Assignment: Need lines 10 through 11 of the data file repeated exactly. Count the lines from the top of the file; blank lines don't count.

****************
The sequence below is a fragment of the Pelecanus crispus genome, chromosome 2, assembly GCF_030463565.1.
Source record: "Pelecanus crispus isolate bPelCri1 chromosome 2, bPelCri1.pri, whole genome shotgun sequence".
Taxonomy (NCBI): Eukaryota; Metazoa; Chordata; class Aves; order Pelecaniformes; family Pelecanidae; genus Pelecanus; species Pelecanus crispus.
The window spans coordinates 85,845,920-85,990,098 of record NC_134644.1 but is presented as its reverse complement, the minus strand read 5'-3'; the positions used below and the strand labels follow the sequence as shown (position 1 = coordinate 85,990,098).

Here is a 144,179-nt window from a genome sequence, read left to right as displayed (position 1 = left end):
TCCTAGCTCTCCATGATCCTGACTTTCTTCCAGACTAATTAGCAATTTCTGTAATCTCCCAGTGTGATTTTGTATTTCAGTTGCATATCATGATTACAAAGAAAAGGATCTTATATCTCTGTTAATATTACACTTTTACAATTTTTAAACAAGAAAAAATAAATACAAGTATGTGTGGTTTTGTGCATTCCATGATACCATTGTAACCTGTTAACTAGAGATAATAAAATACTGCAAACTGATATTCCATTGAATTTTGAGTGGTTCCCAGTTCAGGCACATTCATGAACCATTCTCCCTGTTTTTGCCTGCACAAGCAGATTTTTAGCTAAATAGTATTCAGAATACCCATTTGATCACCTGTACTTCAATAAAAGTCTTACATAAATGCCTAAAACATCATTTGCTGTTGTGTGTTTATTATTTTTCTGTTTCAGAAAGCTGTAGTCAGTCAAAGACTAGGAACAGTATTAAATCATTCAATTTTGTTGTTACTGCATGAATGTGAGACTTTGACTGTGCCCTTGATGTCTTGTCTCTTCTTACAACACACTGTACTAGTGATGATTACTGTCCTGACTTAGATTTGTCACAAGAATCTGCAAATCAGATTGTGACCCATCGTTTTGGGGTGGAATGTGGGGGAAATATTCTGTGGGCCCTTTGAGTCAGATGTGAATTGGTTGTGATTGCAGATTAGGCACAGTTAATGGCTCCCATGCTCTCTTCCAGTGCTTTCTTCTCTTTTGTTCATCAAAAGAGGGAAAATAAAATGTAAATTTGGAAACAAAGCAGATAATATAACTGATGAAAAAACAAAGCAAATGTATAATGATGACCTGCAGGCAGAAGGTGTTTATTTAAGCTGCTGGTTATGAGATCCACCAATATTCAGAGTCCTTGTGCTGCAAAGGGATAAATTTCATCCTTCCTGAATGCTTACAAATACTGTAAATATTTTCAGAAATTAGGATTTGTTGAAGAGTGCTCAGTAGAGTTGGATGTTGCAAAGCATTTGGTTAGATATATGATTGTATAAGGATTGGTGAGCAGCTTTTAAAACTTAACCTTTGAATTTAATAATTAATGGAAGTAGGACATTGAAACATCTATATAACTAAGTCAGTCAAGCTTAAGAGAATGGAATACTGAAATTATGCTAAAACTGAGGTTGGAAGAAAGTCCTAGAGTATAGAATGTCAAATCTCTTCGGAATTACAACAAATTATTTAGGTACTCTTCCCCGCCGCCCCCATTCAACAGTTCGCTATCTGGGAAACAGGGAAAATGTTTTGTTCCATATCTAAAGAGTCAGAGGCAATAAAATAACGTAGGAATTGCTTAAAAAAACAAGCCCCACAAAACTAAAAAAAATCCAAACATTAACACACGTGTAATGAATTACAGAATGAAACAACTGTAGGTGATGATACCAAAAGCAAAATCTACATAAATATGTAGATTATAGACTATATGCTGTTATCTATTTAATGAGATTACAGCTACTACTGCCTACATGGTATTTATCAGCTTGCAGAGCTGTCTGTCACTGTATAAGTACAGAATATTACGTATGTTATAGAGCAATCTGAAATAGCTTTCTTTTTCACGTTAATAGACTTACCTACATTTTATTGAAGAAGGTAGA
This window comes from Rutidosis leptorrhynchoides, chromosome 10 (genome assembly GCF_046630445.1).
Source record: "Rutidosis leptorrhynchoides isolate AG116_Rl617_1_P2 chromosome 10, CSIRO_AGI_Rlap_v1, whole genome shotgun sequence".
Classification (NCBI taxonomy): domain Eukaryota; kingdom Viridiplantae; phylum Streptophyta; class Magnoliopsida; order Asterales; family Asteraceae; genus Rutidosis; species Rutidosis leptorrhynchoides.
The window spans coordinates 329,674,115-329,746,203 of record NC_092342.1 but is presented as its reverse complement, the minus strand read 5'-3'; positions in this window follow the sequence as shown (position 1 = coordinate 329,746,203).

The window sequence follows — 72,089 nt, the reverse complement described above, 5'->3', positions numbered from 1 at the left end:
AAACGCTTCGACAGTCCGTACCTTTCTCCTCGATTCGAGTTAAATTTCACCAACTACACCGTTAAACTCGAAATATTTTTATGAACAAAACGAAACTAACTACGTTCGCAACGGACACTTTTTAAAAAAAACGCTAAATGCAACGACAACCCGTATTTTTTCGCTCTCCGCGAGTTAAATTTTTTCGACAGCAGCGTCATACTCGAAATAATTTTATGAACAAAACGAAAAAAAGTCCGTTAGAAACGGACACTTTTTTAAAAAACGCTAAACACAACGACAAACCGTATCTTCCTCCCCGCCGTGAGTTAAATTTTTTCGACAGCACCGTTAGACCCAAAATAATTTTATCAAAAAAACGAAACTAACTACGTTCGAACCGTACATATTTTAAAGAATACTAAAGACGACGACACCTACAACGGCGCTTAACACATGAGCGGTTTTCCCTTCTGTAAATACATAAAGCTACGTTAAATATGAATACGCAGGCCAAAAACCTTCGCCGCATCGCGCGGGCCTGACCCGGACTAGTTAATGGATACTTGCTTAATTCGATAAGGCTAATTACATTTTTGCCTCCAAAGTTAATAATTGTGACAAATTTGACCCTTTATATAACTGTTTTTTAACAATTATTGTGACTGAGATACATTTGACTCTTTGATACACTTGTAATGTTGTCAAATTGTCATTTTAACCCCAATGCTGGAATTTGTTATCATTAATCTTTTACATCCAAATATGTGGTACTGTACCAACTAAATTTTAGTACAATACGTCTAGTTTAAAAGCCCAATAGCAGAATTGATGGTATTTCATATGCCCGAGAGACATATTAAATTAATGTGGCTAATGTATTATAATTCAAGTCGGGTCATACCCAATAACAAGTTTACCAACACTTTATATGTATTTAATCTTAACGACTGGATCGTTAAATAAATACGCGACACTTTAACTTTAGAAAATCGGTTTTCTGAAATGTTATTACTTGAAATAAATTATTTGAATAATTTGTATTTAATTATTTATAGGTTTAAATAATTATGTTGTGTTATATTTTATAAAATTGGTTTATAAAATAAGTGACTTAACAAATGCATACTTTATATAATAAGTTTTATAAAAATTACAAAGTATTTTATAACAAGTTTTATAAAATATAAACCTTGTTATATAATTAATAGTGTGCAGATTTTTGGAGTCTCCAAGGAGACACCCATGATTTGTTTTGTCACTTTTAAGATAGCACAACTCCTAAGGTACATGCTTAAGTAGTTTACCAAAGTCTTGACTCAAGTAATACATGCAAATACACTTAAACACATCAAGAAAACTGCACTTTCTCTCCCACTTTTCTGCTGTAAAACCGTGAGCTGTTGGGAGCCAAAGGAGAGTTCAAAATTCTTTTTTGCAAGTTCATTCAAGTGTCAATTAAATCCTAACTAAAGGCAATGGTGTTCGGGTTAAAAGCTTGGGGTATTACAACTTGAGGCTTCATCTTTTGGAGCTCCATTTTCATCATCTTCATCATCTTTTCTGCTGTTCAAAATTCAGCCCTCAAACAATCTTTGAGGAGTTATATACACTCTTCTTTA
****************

The window spans coordinates 329,674,115-329,746,203 of record NC_092342.1 but is presented as its reverse complement, the minus strand read 5'-3'; positions in this window follow the sequence as shown (position 1 = coordinate 329,746,203).

The window sequence follows — 72,089 nt, the reverse complement described above, 5'->3', positions numbered from 1 at the left end: